Crime – whether it’s committing it, solving it, or doing both all at once – has been a favourite subject for Korean TV/cinema productions in recent years and a quick skim at the synopses of many of the K-dramas released in 2022 will confirm the notion that Koreans and audiences abroad still crave a good crime show with unique Korean flair. Three years after Bong Joon Ho’s Parasite (2019) made waves and cinema history with its exponential popularity and acclaim, projects are still scrabbling to concoct the ultimate and elusive recipe for the perfect crime show.
Shadow Detective (형사록) (see IMDb page), an 8-episode series directed by Han Dong-Hwa and first released for non-Korean audiences via Disney+ on 26 October 2022, exceeds expectation and strides ahead of crime show competition, yet falls victim to the same production-based pitfalls many shows – Korean or otherwise – seem to experience when it’s time to wrap the story up in a satisfying way.
That’s not to say Shadow Detective doesn’t get a lot of things right, and by and large it certainly does; ironically, it’s how much this show did really well that makes the flaws all the more obvious and disappointing. The show is well-crafted, impeccably cast/acted, emotionally shot, and genuinely thrilling for the majority of its 8 episodes. Even as the lackluster truth to the show’s high-stakes plot starts to become crystal clear in episode 6, the show goes to tremendous lengths to convince you there’s still a twist to be had (even though there isn’t) for a further two episodes…and you strangely want to believe it.
Deflating conclusions aside, the performance of the ensemble cast is, without a doubt, the biggest ‘win’ Shadow Detective scores with lead actor Lee Sung-Min giving a particularly praiseworthy portrayal as aging detective Kim Taek-Rok. Taek-Rok is brash, impatient, distrusting, and unprofessional yet somehow intensely likable from the very start. You root for him every step of the way, regardless of how he gets to where he needs to go. Sparse but clearly-conveyed moments of subtle sentiment give much needed emotional vulnerability to Taek-Rok’s otherwise stoic persona and Lee Sung-Min’s skill as an actor is paramount to its establishment. More could have been done to humanize him – and others – but the lack of time spent on his sentiments is forgiven by the severity and time limit of the overall plot.
Entirely void of the joyfully over-saturated colours and K-pop idol-worthy faces frequently shoe-horned into shows in an attempt to gain viewers, Shadow Detective refuses the cheap tricks in favour of honest storytelling, raw character portrayal, and dreary cinematography that compliment perfectly the run-down, industrial seaside area the show takes place in. For all of its gloom, Shadow Detective‘s hard and realistic presentation is an oddly refreshing sight among the swathes of overly romanticised stories of other recent K-dramas in the same genre. Perhaps those same aspects will be too much for some viewers to handle; the tone is forlorn and often isolating while the plot is, needless to say, grim. If you’re a lover of noir films and moody stories, you’ll probably enjoy what Shadow Detective has to offer. At only 8 episodes in length, it’s far less suffocating than other hard slogs of depressing storytelling and has crucial wins along the way for the down-and-out lead character.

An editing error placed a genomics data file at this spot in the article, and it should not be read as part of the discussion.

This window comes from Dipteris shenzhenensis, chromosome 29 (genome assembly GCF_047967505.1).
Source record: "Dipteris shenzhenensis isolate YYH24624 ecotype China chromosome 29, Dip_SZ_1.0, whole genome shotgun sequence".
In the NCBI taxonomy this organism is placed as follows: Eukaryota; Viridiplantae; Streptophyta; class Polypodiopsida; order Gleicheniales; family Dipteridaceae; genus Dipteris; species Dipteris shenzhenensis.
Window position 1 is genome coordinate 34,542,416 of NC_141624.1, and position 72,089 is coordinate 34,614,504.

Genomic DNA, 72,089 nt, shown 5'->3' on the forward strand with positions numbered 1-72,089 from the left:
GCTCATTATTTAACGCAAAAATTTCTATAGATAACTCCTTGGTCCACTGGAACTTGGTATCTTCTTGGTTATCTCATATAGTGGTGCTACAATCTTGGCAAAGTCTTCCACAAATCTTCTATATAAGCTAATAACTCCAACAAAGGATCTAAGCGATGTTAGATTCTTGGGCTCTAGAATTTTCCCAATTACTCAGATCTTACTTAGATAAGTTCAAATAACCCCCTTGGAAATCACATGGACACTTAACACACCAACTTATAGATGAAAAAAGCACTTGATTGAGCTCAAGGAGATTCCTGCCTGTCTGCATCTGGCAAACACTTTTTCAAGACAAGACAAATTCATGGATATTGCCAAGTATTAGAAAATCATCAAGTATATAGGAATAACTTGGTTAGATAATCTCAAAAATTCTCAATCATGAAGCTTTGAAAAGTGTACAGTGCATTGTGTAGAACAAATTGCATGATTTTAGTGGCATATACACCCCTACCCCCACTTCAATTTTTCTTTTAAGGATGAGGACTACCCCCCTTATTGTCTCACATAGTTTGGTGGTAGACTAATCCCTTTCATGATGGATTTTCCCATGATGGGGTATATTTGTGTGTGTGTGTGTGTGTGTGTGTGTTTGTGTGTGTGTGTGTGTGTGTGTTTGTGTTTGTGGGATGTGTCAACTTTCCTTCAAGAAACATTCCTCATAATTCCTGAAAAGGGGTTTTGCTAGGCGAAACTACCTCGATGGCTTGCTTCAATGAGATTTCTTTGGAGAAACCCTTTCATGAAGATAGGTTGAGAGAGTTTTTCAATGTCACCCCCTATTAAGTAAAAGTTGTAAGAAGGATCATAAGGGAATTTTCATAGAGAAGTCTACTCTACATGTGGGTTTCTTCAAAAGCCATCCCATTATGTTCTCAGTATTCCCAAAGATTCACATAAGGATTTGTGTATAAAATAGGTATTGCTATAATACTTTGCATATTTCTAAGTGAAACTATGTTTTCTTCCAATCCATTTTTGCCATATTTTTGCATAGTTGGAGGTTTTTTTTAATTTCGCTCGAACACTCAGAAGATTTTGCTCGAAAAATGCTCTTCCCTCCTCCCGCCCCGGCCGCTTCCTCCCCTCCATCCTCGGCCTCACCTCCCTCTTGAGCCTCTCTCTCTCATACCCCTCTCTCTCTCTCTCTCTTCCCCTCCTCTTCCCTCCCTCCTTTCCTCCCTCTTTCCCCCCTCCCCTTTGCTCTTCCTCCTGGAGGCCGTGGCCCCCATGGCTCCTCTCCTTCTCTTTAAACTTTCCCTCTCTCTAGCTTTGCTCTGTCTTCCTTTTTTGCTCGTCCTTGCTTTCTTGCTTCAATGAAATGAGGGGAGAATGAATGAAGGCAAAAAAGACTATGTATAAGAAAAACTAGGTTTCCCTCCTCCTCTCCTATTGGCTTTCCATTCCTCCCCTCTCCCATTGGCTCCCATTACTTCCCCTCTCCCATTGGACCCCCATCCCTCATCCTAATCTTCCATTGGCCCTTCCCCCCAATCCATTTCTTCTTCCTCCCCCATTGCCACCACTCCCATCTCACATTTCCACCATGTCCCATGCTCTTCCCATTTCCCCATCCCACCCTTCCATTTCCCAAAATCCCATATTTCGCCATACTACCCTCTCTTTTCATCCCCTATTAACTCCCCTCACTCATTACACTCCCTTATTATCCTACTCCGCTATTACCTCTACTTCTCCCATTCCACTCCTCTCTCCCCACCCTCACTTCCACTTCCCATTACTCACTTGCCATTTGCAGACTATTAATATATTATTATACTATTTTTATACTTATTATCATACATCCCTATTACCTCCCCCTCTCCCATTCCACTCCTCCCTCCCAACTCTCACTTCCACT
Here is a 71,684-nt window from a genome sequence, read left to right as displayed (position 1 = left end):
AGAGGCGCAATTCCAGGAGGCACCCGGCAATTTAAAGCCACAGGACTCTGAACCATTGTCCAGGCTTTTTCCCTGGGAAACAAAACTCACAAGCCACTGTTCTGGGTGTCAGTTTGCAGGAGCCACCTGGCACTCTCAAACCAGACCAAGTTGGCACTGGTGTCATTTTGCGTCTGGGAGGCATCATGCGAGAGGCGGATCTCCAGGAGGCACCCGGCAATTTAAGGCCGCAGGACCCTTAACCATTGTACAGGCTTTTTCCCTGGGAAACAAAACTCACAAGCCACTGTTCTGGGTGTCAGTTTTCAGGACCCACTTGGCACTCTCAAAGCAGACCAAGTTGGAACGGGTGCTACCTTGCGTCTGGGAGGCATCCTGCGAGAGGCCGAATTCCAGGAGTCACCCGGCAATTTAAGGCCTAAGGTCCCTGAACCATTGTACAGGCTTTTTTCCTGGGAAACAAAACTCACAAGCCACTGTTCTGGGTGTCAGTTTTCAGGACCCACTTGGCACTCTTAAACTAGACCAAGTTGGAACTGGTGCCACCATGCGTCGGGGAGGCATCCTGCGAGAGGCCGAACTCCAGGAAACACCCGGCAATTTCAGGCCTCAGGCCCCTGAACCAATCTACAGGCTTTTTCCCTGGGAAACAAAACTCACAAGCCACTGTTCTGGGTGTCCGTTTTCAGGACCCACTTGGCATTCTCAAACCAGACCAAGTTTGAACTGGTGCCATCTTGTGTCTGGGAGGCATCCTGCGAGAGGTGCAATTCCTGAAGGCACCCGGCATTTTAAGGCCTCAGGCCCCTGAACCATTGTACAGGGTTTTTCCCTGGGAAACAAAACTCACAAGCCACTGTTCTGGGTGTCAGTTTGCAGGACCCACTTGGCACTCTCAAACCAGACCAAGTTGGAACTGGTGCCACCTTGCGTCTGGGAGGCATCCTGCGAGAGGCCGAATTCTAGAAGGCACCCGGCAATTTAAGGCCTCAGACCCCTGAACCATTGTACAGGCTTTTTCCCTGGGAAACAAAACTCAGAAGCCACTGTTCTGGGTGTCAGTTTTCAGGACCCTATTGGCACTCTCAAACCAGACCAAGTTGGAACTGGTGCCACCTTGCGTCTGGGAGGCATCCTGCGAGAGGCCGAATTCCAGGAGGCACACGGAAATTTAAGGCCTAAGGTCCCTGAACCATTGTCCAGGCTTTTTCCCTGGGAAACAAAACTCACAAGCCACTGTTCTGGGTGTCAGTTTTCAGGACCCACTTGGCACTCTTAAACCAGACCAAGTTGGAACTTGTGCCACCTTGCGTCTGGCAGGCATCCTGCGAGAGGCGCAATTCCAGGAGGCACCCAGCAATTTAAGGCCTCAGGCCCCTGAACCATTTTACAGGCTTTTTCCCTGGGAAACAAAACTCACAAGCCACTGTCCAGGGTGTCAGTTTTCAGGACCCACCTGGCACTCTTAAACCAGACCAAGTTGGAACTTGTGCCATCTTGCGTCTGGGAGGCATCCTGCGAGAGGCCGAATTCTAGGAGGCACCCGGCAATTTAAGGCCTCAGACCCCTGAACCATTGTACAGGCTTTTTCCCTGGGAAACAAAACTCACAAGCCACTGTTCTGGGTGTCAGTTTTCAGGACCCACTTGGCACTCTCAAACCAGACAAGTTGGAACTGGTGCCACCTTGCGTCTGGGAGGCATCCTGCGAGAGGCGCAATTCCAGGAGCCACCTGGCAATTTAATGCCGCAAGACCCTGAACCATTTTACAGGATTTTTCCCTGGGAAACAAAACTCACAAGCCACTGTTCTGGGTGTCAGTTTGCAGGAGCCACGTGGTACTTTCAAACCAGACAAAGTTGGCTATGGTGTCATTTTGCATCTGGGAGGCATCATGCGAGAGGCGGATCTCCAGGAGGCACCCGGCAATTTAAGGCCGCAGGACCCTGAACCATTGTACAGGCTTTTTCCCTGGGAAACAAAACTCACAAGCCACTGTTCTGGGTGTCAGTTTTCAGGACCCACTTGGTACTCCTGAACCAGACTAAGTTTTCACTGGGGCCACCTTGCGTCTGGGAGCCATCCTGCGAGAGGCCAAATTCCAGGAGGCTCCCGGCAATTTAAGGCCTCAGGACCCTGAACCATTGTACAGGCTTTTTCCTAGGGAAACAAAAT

To avoid spoilers, I won’t divulge the identity of the person responsible for Taek-Rok’s living nightmare and encourage you to watch the show for yourself as it is a worthwhile run. I will warn, however, that you’ll probably be left feeling a bit nonplussed at the end of the ride. Even if you don’t manage to guess the perpetrator’s identity, the ambiguous and rather open final scene to the series is a head-scratching decision from a production standpoint as most K-dramas are limited series without multiple seasons. The lack of a truly satisfying finale preceded by two ultra-rushed, ultra-crammed episodes unfortunately groups Shadow Detective with other television cautionary tales that demonstrate exactly how not to end a show.
I have my own ideas about how I would have ended it and all I will say to that is two words: Fight Club. My husband and I spent the majority of the show thinking the resolution would be along the same lines and we were both not only let down but also genuinely surprised that it wasn’t, as it seemed the show was taking steps to point us in that direction. The writers/director may have thought they were being clever by sharing certain details with the audience to cause misdirection, when in reality they should have been focused on turning our suspicions away from the most suspicious acting person in the whole show.
Shadow Detective is an excellent example of crime drama filmmaking with the kind of fast-paced, high-stakes plot and unorthodox antihero audiences love to watch while still possessing an authenticity and simplicity most shows/movies these days are sorely missing. On many counts, I wish more shows would take a page from Shadow Detective‘s books. It’s an engrossing presentation through-and-through that doesn’t need CGI, huge shootouts, big explosions, and pretty faces to keep you entertained. For all of that, I easily forgive the flat ending and applaud the showrunners and cast wholeheartedly and would definitely recommend the show for anyone who enjoys a tough, gritty crime drama.